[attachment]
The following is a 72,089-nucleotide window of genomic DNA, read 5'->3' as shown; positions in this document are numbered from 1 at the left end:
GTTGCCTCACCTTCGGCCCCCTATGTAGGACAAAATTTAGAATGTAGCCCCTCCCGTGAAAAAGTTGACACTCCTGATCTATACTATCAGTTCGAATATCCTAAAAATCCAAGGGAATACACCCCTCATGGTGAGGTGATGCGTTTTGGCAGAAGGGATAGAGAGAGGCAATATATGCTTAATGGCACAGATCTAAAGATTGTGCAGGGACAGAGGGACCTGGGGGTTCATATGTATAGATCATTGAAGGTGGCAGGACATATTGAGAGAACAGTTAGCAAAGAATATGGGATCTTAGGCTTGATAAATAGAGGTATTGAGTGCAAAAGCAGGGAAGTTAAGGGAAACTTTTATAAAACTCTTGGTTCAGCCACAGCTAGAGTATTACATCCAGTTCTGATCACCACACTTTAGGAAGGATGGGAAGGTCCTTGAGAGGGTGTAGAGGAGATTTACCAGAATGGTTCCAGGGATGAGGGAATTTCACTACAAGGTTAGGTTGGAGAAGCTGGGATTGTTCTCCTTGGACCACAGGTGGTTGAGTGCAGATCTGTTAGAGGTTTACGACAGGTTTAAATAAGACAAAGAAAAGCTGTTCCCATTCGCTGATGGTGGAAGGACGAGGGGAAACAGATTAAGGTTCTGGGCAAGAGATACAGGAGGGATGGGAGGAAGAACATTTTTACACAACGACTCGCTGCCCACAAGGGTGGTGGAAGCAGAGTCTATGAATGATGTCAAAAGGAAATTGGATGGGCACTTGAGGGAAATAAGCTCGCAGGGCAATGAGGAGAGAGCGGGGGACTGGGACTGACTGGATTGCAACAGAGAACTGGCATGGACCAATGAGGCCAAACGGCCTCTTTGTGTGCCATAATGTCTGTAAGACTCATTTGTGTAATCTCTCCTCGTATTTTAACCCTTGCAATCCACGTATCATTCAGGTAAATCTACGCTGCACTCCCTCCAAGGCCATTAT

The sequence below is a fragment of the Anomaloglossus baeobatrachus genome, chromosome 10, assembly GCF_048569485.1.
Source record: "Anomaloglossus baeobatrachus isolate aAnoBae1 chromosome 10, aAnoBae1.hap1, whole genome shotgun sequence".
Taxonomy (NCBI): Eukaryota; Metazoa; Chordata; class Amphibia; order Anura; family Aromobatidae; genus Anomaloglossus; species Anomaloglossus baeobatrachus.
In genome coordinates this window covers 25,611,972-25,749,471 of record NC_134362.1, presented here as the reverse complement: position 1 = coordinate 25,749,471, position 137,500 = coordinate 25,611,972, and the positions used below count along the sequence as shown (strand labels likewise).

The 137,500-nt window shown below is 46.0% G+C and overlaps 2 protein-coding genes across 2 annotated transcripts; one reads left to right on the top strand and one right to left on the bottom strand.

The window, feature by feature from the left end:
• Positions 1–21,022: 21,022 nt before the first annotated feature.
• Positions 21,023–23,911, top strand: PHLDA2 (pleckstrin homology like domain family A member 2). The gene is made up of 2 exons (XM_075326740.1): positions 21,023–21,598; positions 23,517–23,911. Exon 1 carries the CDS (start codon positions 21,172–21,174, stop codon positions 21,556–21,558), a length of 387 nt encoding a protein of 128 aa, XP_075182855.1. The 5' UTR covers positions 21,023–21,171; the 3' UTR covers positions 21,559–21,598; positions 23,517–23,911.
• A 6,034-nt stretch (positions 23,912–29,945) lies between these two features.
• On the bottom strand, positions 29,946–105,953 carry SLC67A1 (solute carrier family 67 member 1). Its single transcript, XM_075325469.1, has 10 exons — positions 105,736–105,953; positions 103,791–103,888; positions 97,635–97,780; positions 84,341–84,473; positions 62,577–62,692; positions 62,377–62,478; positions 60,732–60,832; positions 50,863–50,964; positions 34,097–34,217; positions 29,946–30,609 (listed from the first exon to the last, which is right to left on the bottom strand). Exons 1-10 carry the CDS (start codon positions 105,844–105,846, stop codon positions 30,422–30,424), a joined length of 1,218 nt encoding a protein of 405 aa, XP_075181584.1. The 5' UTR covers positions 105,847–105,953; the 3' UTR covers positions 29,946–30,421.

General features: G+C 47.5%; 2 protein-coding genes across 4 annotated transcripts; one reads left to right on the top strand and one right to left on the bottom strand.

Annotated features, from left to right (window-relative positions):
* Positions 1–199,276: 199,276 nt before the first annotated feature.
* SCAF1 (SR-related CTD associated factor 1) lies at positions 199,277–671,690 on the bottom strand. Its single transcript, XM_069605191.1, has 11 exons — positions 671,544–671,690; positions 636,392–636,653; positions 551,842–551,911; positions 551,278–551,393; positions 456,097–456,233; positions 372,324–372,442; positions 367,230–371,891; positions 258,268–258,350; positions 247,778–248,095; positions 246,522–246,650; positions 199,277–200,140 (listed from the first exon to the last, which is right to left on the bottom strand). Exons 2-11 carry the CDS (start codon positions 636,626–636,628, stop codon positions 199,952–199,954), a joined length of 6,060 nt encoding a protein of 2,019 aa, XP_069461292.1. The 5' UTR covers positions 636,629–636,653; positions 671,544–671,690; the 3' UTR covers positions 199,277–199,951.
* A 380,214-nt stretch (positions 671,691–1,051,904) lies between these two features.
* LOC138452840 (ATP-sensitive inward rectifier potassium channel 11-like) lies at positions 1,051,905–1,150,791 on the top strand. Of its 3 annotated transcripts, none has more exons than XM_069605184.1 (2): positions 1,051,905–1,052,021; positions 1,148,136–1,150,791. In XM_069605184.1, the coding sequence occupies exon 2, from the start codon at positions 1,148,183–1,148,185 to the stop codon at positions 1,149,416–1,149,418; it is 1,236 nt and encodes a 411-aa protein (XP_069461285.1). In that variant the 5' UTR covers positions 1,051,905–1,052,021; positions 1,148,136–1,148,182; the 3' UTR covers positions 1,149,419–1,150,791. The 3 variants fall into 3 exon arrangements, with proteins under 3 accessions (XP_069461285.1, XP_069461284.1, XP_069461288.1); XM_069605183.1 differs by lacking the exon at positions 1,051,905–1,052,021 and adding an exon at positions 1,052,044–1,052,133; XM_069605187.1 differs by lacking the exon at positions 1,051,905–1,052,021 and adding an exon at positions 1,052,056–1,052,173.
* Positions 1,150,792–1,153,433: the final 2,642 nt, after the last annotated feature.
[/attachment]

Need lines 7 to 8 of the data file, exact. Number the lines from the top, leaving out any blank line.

The 137,500-nt window shown below is 46.0% G+C and overlaps 2 protein-coding genes across 2 annotated transcripts; one reads left to right on the top strand and one right to left on the bottom strand.

The window, feature by feature from the left end: